Drug Class: What is Vitamin E and why is it prescribed?
Drug Mechanism: How does Vitamin E work?
Dosage: How should you take Vitamin E?
Possible food and drug interactions when taking Vitamin E
Special information on Vitamin E
Vitamin E side effects
|Drug Class: What is Vitamin E and why is it prescribed?|
| Vitamin E is the collective term for a family of chemical substances that are structurally and, in some cases, biologically related to the best known member of this family, alpha-tocopherol. Vitamin E is a fat-soluble vitamin and an essential nutrient for humans. However, in contrast with the other vitamins present in human nutrition, its exact biochemical role remains unknown.
|Drug Mechanism: How does Vitamin E work?|
| Vitamin E has antioxidant activity. It may also have anti-atherogenic, antithrombotic, anticoagulant, neuroprotective, antiproliferative, immunomodulatory, cell membrane-stabilizing and antiviral actions.
Vitamin E is the principal antioxidant of the lipid domains of the body, such as cellular membranes. It is a chain-breaking antioxidant that prevents the propagation of free radical activities. It is a peroxyl radical scavenger and especially protects the polyunsaturated fatty acids (PUFAs) within membrane phospholipids and in plasma lipoproteins (LDL) against
|Dosage: How should you take Vitamin E?|
| Recommended doses for supplementation range from 100 to 400 milligrams daily with a capsule of 1000 milligrams/day for d-alpha-tocopherol in the form of d-alpha-tocopheryl acetate or succinate or 200 to 800 milligrams/day with a capsule of 1000 milligrams/day for d1-alpha-tocopherol in the form of dl-alpha-tocopheryl acetate or succinate.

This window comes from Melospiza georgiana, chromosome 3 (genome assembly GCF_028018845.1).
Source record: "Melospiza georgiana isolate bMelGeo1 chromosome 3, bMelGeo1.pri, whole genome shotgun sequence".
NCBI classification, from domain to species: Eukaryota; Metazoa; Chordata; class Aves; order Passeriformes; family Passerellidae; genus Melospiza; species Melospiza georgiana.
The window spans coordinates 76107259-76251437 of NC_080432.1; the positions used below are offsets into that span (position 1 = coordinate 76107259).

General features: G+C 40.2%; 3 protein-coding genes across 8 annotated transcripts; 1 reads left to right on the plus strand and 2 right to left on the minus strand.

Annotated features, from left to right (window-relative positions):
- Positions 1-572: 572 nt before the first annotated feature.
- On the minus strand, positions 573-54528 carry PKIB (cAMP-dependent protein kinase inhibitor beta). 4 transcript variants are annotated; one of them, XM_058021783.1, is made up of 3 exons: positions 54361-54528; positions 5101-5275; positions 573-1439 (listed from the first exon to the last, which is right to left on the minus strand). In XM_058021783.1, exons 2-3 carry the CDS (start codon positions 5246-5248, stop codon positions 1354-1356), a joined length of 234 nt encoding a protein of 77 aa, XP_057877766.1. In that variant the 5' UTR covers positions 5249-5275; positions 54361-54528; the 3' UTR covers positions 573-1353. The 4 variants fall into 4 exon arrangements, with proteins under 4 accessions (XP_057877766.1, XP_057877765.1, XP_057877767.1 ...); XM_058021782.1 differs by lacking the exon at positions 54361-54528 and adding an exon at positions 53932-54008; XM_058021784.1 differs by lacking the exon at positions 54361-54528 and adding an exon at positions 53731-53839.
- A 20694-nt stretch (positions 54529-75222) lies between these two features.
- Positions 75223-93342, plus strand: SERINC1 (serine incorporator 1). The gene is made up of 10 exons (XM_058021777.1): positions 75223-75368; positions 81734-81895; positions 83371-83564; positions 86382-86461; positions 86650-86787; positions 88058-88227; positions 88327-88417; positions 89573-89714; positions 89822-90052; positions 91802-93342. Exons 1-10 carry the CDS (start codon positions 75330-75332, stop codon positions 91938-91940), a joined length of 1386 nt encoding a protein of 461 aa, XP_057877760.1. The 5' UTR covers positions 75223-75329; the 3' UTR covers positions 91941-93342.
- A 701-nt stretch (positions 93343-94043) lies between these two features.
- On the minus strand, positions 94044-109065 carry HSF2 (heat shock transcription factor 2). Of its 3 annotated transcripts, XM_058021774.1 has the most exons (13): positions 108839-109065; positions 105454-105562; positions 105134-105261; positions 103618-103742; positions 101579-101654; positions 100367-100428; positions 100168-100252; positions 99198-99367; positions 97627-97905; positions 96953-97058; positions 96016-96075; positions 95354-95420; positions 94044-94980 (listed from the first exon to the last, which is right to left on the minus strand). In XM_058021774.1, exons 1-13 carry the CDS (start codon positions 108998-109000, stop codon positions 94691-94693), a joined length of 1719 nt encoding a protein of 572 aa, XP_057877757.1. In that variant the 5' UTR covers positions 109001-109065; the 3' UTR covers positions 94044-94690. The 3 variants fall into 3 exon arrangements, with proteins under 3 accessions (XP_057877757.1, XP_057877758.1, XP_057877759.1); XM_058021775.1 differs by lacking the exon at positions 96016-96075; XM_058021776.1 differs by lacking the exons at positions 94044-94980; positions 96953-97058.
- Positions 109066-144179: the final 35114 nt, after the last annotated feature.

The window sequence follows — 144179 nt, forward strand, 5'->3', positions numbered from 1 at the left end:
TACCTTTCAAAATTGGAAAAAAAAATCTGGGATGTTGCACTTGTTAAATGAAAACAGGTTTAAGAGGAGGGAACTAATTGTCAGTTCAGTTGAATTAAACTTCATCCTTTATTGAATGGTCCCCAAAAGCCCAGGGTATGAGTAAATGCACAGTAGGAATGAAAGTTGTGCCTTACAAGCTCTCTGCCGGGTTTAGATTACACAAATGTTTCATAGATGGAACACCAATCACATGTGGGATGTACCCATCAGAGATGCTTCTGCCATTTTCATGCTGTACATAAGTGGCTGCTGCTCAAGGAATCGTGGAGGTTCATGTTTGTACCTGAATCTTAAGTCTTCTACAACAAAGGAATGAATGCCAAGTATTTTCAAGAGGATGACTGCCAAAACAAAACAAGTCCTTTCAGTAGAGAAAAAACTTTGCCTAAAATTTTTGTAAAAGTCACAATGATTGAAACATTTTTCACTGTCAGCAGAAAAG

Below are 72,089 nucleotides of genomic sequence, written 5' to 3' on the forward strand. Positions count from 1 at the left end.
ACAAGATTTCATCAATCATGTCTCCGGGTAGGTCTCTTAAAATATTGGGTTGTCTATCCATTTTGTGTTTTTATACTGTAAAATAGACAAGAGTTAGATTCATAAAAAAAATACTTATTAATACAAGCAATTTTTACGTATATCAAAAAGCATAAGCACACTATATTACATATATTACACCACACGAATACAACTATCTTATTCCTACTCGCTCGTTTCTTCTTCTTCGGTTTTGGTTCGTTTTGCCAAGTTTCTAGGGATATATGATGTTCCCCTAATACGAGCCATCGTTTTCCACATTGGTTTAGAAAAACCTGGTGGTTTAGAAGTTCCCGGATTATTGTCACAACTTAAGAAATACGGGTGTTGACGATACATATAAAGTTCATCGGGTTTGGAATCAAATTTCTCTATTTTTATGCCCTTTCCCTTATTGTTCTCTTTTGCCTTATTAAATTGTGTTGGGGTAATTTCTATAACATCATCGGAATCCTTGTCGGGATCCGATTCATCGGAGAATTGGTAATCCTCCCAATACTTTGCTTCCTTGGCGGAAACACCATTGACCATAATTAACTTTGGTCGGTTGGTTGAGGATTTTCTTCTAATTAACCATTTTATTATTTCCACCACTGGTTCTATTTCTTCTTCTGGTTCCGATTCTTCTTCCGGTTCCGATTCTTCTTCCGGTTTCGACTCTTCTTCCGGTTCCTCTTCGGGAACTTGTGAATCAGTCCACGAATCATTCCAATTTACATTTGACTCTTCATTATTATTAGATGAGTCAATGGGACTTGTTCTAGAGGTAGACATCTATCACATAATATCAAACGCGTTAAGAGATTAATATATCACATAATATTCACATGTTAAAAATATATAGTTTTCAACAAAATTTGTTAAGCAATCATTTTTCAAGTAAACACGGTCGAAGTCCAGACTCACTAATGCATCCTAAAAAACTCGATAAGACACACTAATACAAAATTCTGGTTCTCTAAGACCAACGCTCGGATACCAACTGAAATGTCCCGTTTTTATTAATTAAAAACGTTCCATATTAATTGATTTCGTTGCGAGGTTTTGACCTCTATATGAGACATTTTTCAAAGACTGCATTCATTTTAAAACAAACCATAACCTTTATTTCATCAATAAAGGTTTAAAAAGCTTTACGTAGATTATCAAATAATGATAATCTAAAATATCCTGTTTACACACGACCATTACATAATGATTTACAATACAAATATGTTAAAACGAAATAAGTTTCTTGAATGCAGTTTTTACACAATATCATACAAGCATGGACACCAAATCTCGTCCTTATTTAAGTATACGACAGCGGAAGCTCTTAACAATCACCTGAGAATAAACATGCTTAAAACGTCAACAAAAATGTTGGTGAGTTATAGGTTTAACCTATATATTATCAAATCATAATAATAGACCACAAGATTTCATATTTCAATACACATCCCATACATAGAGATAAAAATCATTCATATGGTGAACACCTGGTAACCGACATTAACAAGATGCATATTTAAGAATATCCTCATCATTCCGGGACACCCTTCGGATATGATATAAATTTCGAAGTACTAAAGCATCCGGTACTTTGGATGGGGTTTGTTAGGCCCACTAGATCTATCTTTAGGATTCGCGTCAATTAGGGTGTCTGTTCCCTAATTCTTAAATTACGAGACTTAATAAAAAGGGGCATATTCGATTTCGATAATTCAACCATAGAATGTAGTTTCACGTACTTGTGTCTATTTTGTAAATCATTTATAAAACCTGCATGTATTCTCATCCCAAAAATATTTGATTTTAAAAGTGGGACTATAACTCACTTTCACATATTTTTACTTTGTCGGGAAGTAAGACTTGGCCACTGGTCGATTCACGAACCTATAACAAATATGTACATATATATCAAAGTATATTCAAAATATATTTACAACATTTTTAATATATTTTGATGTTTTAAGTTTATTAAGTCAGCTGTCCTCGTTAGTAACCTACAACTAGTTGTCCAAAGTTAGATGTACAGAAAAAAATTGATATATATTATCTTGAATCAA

|Possible food and drug interactions when taking Vitamin E|
The following drugs may react with Vitamin E:
|Special information on Vitamin E|
| Vitamin E is contraindicated in those with known hypersensitivity to any component of a vitamin E-containing product.
Those on warfarin should be cautious in using high doses of vitamin E (i.e., doses greater than 100 milligrams daily of d-alpha-tocopherol or 200 milligrams daily of d1-alpha-tocopherol), and if they do use such doses, they should have their INRs monitored and their warfarin dose appropriately adjusted if indicated. Likewise, those with vitamin K deficiencies, such as those with liver failure, should be cautious in using high
|Vitamin E side effects|
| The risk of adverse reactions to vitamin E supplementation (in doses up to one gram daily of alpha-tocopherol) generally appears to be very low.
Adverse reactions reported for vitamin E supplementation include fatigue, breast soreness, emotional disturbances, thrombophlebitis, retinuria, gastrointestinal disturbances, altered serum lipid levels and thyroid problems. These adverse reactions may be rare and none of these has been reported in controlled studies. An increased incidence of necrotizing enterocolitis has been reported in premature, very-low birth
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